Near Sossusvlei, Namibia in 2014
Rachel Simmons lives and works in Winter Park, Florida. She holds an MFA in Painting & Drawing from Louisiana State University. Since 2000 she has been actively involved in socially engaged art projects as an artist-educator at Rollins College. In 2009, she was awarded the Florida Campus Compact Service-Learning Faculty Award for the State of Florida. That same year, Rachel journeyed to Antarctica for the second time to make work about climate change and ecotourism. Most recently, she traveled across the desert landscapes of Namibia to research ecotourism in southwestern Africa. Endlessly curious about the natural world and our relationship with it, she often collaborates with scholars from other academic disciplines and members of her community to create print-based work. Current collaborative projects include Future Bear with Julian Chambliss and The Aesthetics of Scale with Lee Lines. She and Lines recently exhibited new work near Akureyri in Northern Iceland in May of 2017.
Contact Rachel at email@example.com.
Throughout my career as an artist-educator, I have searched for ways to communicate my boundless curiosity about the natural world. As with most intellectual pursuits, every time I learn something new, it only fuels my desire to know more. Trained as an interdisciplinary scholar in my undergraduate years, I have always seen visual art as the ideal vehicle to express the tensions between politics, culture and sustainability,
Traveling has broadened my perspective as an artist and a global citizen; I have developed bodies of work around my travels, always using these opportunities to reflect on our complex relationship with nature. In 2006, I began thinking more and more about the declining health of the oceans, witnessed first-hand on trips to the Pacific islands of Galápagos and Hawaii; and in response I made a body of work titled Wonders of the Sea. Later, after two consecutive voyages to the Antarctic Peninsula, I shifted my focus towards studying the effects of ecotourism, climate change and exploration on the polar landscape in Terra Nova. In a more recent project, titled Mass Migrations, my aim is once again to explore our relationship to nature, this time through the fascinating subculture of birdwatching. To work effectively in such a wide-ranging manner, with so many perspectives and disciplines in the mix, I often collaborate with colleagues in other fields who also see art as an exciting platform for interdisciplinary research and social change. Projects with physicist Thomas Moore, environmental scientist Lee Lines and historian Julian Chambliss and others, have challenged us to face our cultural assumptions about artists and scientists, and to create work that blurs the boundaries of our disciplines.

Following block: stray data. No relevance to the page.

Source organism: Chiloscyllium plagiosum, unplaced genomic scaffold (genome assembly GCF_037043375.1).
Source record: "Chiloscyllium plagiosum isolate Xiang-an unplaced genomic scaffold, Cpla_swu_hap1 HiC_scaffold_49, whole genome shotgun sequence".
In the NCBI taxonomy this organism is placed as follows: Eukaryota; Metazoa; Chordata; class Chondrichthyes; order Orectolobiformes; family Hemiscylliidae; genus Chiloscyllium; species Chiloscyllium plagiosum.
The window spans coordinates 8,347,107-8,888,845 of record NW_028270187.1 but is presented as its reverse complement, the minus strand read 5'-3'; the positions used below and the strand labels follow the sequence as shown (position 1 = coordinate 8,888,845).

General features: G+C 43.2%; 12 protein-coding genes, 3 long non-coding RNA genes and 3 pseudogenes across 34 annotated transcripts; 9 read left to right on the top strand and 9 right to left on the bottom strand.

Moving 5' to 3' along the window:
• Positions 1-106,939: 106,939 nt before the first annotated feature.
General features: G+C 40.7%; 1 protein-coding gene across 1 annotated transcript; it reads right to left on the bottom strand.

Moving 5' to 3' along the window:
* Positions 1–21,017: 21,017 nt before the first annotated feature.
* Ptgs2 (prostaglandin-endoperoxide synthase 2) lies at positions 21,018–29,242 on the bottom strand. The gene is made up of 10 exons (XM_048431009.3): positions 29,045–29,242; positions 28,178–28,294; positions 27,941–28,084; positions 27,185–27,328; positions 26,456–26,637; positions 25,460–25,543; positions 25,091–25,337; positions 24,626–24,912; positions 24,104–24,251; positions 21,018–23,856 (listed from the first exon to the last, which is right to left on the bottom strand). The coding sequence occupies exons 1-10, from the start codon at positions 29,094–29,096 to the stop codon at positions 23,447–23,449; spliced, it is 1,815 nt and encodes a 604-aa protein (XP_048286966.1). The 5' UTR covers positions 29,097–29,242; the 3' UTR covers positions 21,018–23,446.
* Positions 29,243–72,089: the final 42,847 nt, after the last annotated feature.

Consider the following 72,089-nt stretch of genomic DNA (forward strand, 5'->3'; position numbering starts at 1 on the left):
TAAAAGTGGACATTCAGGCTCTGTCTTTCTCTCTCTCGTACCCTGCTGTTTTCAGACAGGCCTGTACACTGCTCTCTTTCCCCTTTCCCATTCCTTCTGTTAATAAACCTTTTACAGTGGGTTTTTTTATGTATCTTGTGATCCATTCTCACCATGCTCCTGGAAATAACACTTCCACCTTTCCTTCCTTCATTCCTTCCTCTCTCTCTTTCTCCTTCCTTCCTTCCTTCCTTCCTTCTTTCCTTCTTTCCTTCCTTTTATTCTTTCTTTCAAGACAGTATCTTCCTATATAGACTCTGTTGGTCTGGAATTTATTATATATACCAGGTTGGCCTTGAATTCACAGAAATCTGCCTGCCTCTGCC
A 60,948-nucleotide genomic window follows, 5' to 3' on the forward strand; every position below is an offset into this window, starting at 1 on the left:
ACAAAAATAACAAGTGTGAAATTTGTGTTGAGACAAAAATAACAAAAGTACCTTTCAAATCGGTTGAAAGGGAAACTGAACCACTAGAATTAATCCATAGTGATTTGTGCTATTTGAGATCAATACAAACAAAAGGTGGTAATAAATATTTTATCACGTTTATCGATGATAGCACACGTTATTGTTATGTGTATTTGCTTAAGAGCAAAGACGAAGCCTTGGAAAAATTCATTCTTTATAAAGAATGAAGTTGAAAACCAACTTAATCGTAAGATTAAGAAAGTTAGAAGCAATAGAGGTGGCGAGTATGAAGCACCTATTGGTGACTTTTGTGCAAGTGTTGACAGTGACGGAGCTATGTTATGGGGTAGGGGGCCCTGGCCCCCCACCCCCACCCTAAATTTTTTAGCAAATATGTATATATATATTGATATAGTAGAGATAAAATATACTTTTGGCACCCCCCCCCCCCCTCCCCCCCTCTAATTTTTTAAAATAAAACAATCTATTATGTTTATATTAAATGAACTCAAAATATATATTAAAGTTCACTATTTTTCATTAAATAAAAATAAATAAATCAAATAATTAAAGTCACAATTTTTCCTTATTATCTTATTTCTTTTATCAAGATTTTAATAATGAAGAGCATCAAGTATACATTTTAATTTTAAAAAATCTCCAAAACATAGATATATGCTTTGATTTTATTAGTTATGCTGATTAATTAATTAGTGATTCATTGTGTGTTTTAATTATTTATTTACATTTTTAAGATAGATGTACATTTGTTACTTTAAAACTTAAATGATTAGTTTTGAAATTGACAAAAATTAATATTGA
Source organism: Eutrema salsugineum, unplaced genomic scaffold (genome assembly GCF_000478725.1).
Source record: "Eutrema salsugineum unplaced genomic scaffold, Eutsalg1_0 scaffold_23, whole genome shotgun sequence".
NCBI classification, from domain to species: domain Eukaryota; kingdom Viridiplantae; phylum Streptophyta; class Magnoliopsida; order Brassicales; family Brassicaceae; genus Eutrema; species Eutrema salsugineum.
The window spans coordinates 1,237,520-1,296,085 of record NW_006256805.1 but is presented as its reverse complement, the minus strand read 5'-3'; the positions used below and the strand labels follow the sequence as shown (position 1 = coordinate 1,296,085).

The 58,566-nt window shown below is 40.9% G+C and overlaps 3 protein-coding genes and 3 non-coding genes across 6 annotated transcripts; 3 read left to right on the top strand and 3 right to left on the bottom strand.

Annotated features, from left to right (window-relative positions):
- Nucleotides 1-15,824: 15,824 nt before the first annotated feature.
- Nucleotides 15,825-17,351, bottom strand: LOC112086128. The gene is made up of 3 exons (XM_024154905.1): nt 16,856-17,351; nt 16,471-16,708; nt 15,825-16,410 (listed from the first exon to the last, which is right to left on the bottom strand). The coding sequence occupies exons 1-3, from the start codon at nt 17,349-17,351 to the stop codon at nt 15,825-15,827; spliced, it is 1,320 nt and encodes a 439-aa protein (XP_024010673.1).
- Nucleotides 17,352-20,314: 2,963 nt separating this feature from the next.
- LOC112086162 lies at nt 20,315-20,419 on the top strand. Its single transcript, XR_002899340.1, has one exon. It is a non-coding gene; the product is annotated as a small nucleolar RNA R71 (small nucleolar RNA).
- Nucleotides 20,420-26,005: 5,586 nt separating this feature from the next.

There is another essential ingredient in my work––community. To engage viewers as active participants, I have been practicing socially engaged art since I began teaching in 2000. Printmakers are by nature collaborative people anyway. We share communal work spaces and equipment; we have always been at the heart of spreading thoughts and ideas to the general public. As a contemporary artist, I use printmaking to communicate, build community and inspire social change. Almost every project I start has a social component, whether I am working directly with community members to make a flock of bird prints or whether I am teaching my students how to design SEA projects themselves.
Aside from their inherent connections to community-building, printmaking and book arts are important to my practice because I am drawn to the beautiful and complex relationship between text and image. I have always been a writer——keeping daily journals, travel journals and altering books since I was young. Working with letterpress allows me to feel text as a physical material; choosing each metal or wooden letter with my hands slows my thinking, allowing time to consider the visual and physical weight of the word I am spelling. I integrate text into almost everything I make, from the Future Bear comic to erasure poems to altered books and visual journals. It is absolutely at the heart of my practice—as essential to my ability to express myself as my relationships with my collaborators and my students.
-Rachel Simmons, 2016